A pistachio riff on David Lebovitz’s almond cake, one of my favorite cakes ever, with a raspberry-rippled whipped cream inspired by Nigel Slater’s Genius toast. This cake is buttery, nutty, and incredibly moist—confident enough to have with nothing but hot coffee, but adaptable enough to drape with chocolate ganache or rework into a layer cake with your favorite buttercream. —Emma Laperruque
one (10-inch) cake
1 1/3 cups
(265 grams) sugar
(225 grams) pistachio paste
(140 grams) flour, divided
1 1/2 teaspoons
(2 sticks, 225 grams) unsalted butter, cubed, at room temperature, plus more for the pan
large eggs, at room temperature
confectioners' sugar, plus more for serving
In This Recipe
Preheat the oven to 325°F. Butter a 10-inch cake pan, line the bottom with a parchment round, butter the parchment, then dust with flour and tap out any excess. Set the pan on a rimmed sheet pan (this makes getting the cake pan in and out of the oven a lot easier).
Combine the sugar, pistachio paste, and 1/4 cup (35 grams) of flour in the bowl of a food processor. Pulse until the pistachio paste is completely incorporated and the mixture is sandy.
In a small bowl, use a fork to stir together the remaining 3/4 cup (105g) of flour, baking powder, and salt.
Add the butter and vanilla to the food processor. Process until the batter is very smooth and fluffy.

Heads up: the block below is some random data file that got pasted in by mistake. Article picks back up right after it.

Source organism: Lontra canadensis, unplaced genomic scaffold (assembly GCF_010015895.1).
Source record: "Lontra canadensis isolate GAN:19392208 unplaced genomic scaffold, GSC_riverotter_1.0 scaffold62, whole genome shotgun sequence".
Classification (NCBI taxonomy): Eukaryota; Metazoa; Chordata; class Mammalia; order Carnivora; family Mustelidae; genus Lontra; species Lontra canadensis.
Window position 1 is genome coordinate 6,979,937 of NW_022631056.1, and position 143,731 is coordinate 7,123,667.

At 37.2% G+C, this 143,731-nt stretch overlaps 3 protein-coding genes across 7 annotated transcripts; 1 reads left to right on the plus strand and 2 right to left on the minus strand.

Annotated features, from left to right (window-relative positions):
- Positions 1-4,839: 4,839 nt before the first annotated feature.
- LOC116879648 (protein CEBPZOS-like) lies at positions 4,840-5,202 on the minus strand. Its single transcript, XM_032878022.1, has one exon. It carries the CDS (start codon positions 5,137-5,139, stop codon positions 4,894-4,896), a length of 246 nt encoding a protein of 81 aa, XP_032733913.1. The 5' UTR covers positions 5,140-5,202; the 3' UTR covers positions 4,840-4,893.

Add the eggs one at a time, pulsing between additions and scraping down the bowl with a flexible spatula as needed. Don't worry if the mixture looks curdled—it'll right itself soon.
Add half the flour mixture and pulse the machine a few times. Add the rest and pulse again until just incorporated—don't overmix!
Scrape the batter into the prepared cake pan. Bake for 45 to 60 minutes, rotating halfway through, until the top is deeply golden-brown and the cake feels bouncy and firm-ish when you gently press its center.
Remove the cake from the oven and run knife around the perimeter, releasing the cake from the sides of the pan. Cool completely in the pan.
Once cool, tap the cake out of the pan, remove the parchment paper, and set on a cake plate if you're serving that day. If not, the cake can be wrapped tightly in plastic wrap and stored at room temperature for 1 to 2 days.
Crush the raspberries with a fork until jammy and swirl-able. Combine the cream, confectioners’ sugar, and vanilla in another bowl. Whisk (or beat with an electric mixer) until very soft peaks form. Fold the crushed berries into the whipped cream, leaving it swirled and streaked with berries.
To serve: Dust the top of the cake with confectioners’ sugar. Cut into big slices and serve with the raspberry cream.
Emma is a writer and recipe developer at Food52. Before this, she worked a lot of odd jobs, all at the same time. Think: stir-frying noodles "on the fly," baking dozens of pastries at 3 a.m., reviewing restaurants, and writing stories about everything from how to use leftover mashed potatoes to the history of pies in North Carolina. She now lives in Maplewood, New Jersey with her husband and their cat, Butter. Stay tuned every Tuesday for Emma's cooking column, Big Little Recipes, which is all about big flavor and little ingredient lists. And see what she's up to on Instagram and Twitter at @emmalaperruque.